Ebola prompts faculty response

Dalla Lana School of Public Health’s Ebola Working Group working to contain the disease

University of Toronto faculty are at the forefront of a global health response to the Ebola outbreak that has killed over 4,400 people. 

On October 14, the World Health Organization (WHO) said that the death rate of West African patients reached 70 per cent and that the number of new cases may soon reach 10,000 per week. 

Though there are no confirmed Canadian cases, a number of Canadians who recently took trips to West Africa have been kept in isolation after reporting Ebola-like symptoms. So far, all have tested negative for the disease.

“We know how to deal with this” 

According to Dr. Eleanor Fish, associate chair of international collaborations and initiatives and professor of immunology, it is unlikely that Ebola will become a pandemic in Toronto.

Toronto previously dealt with the outbreak of an infectious disease in 2003, when a tourist who visited Hong Kong brought severe acute respiratory syndrome (SARS) to Toronto. Forty-four Canadians died of the disease, and 400 became ill. 

During this previous event, a number of faculty played important roles in containing the outbreak, including David Naylor, past–U of T president and former chair of the national advisory committee on SARS and public health; Sheela Basrur, former Ontario chief medical officer of health; and Allison McGeer, a microbiologist and infectious disease consultant.

Ross Upshur, clinical public health division head at the Dalla Lana School of Public Health, said that the SARS outbreak identified numerous flaws in Canada’s healthcare system that were subsequently addressed.

Upshur is now leading the Dalla Lana School of Public Health’s Ebola Working Group, which has highlighted the importance of rapid response to a viral outbreak.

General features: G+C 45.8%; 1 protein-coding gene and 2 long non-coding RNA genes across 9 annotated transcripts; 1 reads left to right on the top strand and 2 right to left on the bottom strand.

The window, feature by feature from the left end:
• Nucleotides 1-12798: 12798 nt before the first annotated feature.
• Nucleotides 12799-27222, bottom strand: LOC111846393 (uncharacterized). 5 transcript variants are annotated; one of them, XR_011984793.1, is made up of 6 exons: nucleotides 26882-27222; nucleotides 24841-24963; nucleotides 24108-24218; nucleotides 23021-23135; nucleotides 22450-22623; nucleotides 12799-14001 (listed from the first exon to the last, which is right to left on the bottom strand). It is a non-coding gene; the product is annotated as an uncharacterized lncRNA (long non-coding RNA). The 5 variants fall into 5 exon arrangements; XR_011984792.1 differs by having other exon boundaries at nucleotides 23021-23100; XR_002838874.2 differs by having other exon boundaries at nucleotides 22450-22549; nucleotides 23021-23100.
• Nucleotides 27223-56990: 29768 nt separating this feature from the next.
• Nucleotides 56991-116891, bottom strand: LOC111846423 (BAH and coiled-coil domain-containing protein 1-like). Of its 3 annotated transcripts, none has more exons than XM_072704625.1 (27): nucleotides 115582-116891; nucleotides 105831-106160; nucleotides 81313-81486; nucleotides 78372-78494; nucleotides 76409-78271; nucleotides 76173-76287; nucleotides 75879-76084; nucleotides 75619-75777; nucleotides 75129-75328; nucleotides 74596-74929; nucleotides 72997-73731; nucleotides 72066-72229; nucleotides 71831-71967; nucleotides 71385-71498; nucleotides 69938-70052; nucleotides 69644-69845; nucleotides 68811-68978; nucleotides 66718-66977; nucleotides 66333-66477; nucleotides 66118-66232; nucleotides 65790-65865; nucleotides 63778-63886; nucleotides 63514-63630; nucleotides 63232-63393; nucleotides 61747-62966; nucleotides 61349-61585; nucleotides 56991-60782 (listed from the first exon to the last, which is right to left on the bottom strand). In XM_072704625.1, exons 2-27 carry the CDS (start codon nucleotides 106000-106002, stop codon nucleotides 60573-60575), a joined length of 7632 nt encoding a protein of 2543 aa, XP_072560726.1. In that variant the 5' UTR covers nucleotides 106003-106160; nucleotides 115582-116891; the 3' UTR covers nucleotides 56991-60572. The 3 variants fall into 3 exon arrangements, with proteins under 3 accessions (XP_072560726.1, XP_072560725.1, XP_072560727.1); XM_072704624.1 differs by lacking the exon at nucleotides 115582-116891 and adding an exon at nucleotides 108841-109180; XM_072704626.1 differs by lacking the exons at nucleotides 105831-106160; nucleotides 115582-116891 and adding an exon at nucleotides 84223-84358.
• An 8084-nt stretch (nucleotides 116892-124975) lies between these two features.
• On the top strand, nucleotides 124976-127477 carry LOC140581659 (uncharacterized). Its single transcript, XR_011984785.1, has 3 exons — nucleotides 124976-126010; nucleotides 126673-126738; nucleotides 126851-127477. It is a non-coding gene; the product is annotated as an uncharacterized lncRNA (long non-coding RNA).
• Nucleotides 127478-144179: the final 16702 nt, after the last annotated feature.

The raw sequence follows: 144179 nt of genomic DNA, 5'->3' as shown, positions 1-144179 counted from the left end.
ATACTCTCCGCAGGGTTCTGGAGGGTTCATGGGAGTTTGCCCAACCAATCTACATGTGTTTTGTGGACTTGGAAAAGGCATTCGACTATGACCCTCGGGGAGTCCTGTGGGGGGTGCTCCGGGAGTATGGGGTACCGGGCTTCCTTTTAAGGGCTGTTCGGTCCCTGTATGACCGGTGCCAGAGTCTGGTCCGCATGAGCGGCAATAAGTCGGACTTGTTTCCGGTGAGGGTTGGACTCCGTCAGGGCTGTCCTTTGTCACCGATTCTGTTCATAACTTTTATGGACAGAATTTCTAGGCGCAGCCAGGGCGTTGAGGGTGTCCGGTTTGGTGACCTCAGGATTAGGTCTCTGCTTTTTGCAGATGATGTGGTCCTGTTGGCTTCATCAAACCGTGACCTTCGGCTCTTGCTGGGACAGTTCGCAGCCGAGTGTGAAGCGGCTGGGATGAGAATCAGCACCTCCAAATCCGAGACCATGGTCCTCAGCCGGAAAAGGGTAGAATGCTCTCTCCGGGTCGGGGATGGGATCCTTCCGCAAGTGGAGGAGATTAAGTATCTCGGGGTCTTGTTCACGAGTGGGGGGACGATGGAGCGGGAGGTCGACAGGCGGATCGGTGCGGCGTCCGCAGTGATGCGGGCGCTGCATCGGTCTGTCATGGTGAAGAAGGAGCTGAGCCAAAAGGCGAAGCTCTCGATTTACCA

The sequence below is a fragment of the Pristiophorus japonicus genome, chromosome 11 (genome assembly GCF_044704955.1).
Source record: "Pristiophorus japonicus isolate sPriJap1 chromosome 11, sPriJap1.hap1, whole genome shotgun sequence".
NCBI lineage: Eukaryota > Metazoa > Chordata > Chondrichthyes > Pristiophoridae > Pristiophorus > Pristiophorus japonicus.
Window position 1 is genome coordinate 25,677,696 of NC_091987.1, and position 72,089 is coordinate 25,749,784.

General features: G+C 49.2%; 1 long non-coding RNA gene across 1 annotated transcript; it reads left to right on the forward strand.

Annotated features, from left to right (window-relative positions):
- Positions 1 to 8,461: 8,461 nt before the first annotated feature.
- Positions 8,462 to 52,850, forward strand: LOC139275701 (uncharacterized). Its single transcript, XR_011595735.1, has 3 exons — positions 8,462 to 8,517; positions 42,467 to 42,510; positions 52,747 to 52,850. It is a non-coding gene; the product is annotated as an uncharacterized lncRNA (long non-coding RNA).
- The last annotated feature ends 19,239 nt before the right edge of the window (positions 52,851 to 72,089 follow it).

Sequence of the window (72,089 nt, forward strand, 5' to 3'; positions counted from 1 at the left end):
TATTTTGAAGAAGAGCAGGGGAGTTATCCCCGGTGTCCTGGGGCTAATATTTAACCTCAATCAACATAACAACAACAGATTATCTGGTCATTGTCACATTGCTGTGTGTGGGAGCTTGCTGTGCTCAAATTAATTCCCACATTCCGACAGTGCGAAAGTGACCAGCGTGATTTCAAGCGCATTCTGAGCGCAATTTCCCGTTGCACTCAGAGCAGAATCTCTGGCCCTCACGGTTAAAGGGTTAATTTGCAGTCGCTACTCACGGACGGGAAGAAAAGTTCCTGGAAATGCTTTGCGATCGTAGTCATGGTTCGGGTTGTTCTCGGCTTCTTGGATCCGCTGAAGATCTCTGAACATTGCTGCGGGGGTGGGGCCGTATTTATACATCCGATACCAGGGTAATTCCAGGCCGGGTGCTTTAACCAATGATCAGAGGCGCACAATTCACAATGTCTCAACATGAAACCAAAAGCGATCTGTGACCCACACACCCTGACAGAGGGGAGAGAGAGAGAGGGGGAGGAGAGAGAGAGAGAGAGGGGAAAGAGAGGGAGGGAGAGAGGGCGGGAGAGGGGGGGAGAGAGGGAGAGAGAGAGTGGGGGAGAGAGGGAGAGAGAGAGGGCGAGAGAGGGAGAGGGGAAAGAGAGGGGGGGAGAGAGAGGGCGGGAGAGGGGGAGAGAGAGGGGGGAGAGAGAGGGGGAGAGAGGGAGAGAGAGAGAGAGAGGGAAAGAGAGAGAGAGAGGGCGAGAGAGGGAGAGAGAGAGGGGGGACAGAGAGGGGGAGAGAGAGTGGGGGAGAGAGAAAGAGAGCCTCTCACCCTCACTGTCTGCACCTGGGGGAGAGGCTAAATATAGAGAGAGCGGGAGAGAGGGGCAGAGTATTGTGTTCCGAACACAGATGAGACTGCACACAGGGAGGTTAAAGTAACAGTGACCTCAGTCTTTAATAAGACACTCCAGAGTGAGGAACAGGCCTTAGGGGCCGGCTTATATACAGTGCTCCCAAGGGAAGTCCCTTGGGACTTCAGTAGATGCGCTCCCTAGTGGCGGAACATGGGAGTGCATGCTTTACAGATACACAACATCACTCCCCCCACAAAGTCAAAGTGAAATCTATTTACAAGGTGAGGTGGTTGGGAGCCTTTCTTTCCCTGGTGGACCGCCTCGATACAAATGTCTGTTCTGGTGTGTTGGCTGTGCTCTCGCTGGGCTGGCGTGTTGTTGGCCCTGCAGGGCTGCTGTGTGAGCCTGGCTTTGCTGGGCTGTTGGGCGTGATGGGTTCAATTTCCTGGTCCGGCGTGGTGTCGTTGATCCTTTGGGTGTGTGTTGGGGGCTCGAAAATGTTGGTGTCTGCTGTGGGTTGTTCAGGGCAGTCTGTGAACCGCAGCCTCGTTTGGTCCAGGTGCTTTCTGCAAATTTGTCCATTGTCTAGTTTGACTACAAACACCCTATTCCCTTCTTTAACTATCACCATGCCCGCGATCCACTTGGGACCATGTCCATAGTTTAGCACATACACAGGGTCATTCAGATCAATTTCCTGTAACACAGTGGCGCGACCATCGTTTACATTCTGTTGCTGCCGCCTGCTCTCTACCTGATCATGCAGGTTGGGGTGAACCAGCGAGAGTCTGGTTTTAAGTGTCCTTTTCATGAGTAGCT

The working group consists of both professors and public health students. 

“Communication between Public Health Ontario, the Public Health Agency of Canada and the WHO has been improved,” the working group said.

Fish echoed the working group’s findings. “I don’t want to say we’ve set the standards, but from our experience with SARS, we know how to deal with this,” she said. 

“We identified hospitals, we identified teams, we have all the personal protection equipment,” she added.

University response

University administration is also taking a proactive approach to the health threat posed by Ebola. A notice released by the university through Blackboard provided information on the virus, as well as contact information for university health resources.

Althea Blackburn-Evans, director of media relations, said that the university is committed to supporting faculty, staff, and students through a potential public health threat. “The university relies on the information provided from the relevant Ministry and health agencies, and will follow any recommendations from these agencies,” she said. 

Similarly, the university’s Health and Safety Policy, published by Angela Hildyard, vice-president, human resources and equity, makes an exhaustive commitment to high health and safety standards. “The University will strive to exceed the legislated requirements by adopting the best practices available to protect the University community,” the policy says.

The risk of potential outbreak has nonetheless caused students to think seriously about their own medical security.